Anything that is associated with the Indian Premier League (IPL) needs a touch of intrigue and excitement else it would seem like it is against the grain of this tournament — one that has been mired in controversy over the past year.
So even as players’ minds would have wandered, on the eve of the auction, to how much their bank balance could swell there was speculation that come Saturday and the 350-odd players may not even go under the hammer.
This was because of the legal wrangling between the Board of Control for Cricket in India and the two teams — Rajasthan Royals and Kings XI Punjab — that has marked the run up to the much-awaited auction.
While top IPL honchos and lawyers studied, over the last 48 hours, the minute details of the documents submitted by Royals and Kings XI, there was talk that these two franchisees would not be allowed to participate in the auction.
Team owners will each go into the auction hoping to make their respective wish-lists come true. The 2011 auction will also provide the much-maligned IPL a chance to regain goodwill and gain integrity before it fades under the shadow of the World Cup for two months and re-merges to hog the spotlight with its fourth edition.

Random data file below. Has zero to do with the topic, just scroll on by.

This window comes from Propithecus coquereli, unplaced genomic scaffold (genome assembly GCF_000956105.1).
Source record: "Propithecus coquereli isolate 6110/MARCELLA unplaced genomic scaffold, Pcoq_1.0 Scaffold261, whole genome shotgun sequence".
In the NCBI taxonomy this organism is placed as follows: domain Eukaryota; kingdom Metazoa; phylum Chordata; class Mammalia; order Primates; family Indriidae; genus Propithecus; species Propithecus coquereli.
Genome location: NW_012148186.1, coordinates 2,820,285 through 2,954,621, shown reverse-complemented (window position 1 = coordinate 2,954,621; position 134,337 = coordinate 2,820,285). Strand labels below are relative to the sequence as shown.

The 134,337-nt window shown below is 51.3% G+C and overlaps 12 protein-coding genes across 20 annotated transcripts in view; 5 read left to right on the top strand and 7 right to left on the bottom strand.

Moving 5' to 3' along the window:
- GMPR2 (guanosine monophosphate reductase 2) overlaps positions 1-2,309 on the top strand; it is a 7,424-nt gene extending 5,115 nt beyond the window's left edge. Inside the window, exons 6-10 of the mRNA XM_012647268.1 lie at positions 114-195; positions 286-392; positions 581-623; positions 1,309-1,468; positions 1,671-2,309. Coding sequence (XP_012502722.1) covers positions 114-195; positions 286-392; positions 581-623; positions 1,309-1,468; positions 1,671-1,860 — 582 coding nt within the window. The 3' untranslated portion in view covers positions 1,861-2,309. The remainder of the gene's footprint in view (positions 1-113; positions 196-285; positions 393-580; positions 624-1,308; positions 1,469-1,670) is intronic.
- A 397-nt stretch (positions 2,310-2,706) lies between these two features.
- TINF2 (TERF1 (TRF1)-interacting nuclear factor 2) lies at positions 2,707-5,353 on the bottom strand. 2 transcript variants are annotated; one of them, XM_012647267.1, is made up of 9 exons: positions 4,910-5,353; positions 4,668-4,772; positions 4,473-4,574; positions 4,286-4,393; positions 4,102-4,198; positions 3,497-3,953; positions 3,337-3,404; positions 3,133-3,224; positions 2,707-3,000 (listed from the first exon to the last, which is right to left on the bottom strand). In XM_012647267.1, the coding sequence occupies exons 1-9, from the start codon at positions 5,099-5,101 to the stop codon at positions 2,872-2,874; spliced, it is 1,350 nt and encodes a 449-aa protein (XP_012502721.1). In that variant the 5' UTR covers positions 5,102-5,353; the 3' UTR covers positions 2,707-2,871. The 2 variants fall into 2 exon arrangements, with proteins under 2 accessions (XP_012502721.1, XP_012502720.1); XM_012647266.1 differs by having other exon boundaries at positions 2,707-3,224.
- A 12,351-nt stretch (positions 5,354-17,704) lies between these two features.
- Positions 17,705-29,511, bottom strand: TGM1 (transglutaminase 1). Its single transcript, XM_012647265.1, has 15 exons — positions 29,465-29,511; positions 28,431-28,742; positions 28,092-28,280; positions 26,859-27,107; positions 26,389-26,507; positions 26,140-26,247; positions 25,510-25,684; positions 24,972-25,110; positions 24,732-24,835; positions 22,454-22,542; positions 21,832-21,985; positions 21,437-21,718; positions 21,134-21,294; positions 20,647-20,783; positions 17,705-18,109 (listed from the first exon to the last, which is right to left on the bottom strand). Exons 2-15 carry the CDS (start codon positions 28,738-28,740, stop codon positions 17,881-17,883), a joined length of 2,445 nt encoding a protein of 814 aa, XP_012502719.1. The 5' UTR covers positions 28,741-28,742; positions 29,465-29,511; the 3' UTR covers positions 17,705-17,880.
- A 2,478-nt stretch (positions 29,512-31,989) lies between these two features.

IPL auction begins, big names up for grabs
Three years after the first Indian Premier League (IPL) players’ auction changed the face of the game, cricket’s biggest names go under the hammer over the next two days. With both the Rajasthan Royals and Punjab Kings XI back in the fray despite the Board of Control for Cricket in India (BCCI)’s
the fourth IPL has 10 teams competing to buy from among the 353 players up for sale.
For the two new teams, Sahara Pune Warriors and the Kochi franchise, this will be the first auction.
The IPL has been in the news for all the wrong reasons this last year, ever since former commissioner Lalit Modi’s famous tweet that led to former Union minister Shashi Tharoor’s exit from the cabinet and later sparked Modi’s own downfall.
But the IPL fraternity believes the fourth players’ auction, to be held at a five-star hotel in Bangalore on Saturday and Sunday, will once again revive the glamour and mystique of the tournament.
“There was no problem with the IPL brand as such,” B Vanchi, senior director and group advisor of GMR Holdings, owners of Delhi Daredevils, told HT after a meeting of the franchise representatives with IPL officials on Friday. “Every institution has occasional hiccups but when the foundations are strong, it comes out clean.”